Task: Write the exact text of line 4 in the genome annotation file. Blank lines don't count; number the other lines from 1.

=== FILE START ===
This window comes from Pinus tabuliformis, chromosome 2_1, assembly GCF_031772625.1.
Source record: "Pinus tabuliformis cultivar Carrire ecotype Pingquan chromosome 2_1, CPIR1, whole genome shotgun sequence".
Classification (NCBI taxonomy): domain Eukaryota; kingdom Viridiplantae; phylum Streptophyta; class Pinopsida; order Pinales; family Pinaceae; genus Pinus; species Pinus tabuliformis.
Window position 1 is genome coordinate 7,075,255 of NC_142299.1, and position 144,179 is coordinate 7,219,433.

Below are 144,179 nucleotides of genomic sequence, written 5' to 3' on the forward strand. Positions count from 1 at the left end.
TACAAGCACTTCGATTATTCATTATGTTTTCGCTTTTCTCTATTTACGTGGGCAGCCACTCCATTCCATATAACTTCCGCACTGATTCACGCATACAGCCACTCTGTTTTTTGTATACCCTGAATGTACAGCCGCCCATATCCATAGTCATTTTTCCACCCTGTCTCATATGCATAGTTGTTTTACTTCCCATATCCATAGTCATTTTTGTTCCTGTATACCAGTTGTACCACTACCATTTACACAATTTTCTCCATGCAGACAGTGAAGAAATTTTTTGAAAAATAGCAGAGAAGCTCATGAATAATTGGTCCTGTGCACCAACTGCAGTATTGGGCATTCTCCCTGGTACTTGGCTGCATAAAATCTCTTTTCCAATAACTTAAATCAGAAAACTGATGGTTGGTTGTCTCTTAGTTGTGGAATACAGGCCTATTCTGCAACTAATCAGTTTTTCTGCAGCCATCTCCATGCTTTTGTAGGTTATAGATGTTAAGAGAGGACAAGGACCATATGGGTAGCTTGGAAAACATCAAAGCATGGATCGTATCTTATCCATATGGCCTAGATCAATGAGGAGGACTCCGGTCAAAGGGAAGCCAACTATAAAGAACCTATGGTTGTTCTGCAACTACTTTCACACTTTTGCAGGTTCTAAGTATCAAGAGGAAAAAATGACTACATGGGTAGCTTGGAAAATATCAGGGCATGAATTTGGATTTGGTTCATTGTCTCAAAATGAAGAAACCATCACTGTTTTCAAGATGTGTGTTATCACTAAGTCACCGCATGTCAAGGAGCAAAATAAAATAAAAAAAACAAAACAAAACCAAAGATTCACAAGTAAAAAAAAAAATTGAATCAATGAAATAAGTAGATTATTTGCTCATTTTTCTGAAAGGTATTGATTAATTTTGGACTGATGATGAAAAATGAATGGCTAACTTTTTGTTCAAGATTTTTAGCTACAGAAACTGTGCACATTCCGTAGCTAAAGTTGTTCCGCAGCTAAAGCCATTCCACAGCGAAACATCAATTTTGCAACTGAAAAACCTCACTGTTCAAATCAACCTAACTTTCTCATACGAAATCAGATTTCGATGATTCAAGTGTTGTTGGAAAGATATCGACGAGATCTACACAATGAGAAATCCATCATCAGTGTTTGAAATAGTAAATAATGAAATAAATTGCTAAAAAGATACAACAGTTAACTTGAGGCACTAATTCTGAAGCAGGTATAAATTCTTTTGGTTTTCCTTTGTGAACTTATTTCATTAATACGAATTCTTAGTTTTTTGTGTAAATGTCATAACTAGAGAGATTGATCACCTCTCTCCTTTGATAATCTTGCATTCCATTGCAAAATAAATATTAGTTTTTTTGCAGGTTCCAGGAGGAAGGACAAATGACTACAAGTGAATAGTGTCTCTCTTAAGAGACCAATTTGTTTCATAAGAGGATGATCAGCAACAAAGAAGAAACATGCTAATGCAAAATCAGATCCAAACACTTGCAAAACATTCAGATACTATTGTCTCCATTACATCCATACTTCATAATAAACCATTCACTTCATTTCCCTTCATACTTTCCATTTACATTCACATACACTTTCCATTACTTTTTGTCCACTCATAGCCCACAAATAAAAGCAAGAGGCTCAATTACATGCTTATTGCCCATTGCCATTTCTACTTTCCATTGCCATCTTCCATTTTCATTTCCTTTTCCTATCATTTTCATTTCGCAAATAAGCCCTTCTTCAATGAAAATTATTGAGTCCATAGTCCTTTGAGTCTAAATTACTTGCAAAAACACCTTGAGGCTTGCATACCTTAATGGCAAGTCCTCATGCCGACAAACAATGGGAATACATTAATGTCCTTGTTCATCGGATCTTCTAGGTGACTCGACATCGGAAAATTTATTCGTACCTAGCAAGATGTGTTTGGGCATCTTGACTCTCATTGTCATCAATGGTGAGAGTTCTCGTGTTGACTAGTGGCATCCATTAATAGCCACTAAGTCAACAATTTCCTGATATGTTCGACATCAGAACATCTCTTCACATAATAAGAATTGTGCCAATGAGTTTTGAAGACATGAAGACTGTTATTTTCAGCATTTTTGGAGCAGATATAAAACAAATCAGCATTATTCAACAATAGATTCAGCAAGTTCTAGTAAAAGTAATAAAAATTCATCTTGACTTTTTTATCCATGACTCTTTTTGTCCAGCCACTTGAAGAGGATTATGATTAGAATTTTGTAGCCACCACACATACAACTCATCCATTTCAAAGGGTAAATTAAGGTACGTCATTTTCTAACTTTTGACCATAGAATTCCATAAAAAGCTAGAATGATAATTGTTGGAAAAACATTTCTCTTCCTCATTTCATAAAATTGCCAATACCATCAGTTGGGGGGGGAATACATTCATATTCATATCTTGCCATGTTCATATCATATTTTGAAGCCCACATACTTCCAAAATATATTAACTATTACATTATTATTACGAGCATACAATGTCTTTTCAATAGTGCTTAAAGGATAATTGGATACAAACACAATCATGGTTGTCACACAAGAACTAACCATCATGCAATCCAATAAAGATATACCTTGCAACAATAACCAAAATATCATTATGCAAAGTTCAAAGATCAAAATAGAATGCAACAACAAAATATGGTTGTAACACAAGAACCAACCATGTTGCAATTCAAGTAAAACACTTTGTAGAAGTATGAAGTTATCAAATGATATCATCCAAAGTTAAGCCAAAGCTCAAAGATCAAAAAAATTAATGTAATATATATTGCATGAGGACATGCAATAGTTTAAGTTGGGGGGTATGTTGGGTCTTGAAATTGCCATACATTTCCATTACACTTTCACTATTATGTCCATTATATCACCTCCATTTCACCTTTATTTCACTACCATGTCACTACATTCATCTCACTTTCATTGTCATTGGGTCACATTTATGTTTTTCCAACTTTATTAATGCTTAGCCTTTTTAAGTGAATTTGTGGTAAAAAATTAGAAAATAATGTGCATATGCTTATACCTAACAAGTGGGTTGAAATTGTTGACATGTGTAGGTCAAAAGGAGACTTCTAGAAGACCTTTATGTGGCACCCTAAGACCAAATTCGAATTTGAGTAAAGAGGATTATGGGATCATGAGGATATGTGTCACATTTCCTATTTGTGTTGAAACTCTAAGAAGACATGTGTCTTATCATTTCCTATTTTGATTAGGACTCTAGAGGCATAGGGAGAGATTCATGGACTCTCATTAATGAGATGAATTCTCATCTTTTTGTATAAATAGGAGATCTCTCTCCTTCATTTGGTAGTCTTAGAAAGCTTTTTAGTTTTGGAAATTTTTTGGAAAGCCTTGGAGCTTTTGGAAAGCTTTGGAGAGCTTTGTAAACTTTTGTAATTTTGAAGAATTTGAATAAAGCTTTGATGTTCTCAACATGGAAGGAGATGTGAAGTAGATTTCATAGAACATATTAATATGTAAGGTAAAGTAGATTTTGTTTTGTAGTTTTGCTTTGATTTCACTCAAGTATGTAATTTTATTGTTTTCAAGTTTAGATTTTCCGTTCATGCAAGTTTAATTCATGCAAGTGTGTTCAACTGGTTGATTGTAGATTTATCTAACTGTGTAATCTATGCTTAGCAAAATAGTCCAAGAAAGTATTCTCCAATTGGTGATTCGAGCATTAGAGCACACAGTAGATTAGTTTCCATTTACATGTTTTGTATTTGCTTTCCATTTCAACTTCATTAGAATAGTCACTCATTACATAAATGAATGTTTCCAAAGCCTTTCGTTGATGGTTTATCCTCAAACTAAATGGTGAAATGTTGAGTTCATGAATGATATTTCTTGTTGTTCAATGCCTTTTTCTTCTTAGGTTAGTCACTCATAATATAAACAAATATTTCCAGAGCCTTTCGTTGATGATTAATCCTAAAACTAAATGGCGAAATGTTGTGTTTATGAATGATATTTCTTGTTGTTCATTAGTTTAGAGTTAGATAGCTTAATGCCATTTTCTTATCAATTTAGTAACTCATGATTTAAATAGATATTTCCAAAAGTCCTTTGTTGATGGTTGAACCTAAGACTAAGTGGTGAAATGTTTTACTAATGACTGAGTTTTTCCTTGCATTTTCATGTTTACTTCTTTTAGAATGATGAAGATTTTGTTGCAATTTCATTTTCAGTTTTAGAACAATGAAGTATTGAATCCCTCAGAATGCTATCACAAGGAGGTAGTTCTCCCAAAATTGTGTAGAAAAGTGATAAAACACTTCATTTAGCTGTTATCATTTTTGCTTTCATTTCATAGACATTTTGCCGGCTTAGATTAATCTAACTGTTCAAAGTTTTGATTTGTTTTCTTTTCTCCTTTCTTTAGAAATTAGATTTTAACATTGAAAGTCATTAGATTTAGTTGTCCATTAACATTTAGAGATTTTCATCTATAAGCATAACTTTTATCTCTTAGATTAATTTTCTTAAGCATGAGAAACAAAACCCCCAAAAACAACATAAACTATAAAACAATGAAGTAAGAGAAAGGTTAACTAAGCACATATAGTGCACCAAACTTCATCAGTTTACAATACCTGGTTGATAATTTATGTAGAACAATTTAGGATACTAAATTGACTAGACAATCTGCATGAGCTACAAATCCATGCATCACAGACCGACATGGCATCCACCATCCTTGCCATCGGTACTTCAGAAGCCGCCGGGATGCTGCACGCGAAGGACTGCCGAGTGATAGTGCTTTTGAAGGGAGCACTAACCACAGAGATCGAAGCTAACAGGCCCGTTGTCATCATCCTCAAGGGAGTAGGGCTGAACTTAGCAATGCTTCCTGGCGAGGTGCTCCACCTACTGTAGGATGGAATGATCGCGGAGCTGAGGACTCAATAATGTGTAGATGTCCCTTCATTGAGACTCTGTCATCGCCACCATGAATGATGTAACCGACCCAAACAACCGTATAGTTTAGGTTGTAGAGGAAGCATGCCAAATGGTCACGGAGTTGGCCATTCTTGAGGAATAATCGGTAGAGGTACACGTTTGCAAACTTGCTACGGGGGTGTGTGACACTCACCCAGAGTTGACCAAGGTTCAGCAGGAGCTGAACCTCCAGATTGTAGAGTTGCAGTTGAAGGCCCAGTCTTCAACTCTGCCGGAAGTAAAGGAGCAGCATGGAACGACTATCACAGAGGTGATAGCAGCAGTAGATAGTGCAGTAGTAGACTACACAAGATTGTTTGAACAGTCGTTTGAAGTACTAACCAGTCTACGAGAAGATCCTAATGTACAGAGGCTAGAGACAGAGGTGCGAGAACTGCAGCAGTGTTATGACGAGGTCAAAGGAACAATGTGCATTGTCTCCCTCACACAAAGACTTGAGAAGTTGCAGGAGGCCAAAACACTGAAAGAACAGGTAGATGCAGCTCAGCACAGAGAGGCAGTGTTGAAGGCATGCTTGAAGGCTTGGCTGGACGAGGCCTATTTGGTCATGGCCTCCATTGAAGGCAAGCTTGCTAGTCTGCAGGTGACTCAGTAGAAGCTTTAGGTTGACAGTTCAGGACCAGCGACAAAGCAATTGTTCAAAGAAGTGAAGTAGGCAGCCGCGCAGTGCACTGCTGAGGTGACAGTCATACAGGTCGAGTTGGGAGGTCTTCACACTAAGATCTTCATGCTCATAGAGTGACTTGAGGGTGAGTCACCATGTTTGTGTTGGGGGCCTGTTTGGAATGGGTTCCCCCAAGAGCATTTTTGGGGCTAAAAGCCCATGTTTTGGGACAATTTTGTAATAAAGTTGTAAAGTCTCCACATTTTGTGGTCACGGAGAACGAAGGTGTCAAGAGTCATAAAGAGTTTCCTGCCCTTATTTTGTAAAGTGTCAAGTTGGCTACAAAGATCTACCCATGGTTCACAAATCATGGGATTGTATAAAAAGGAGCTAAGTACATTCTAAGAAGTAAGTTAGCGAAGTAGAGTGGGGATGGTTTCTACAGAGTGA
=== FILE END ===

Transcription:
Window position 1 is genome coordinate 7,075,255 of NC_142299.1, and position 144,179 is coordinate 7,219,433.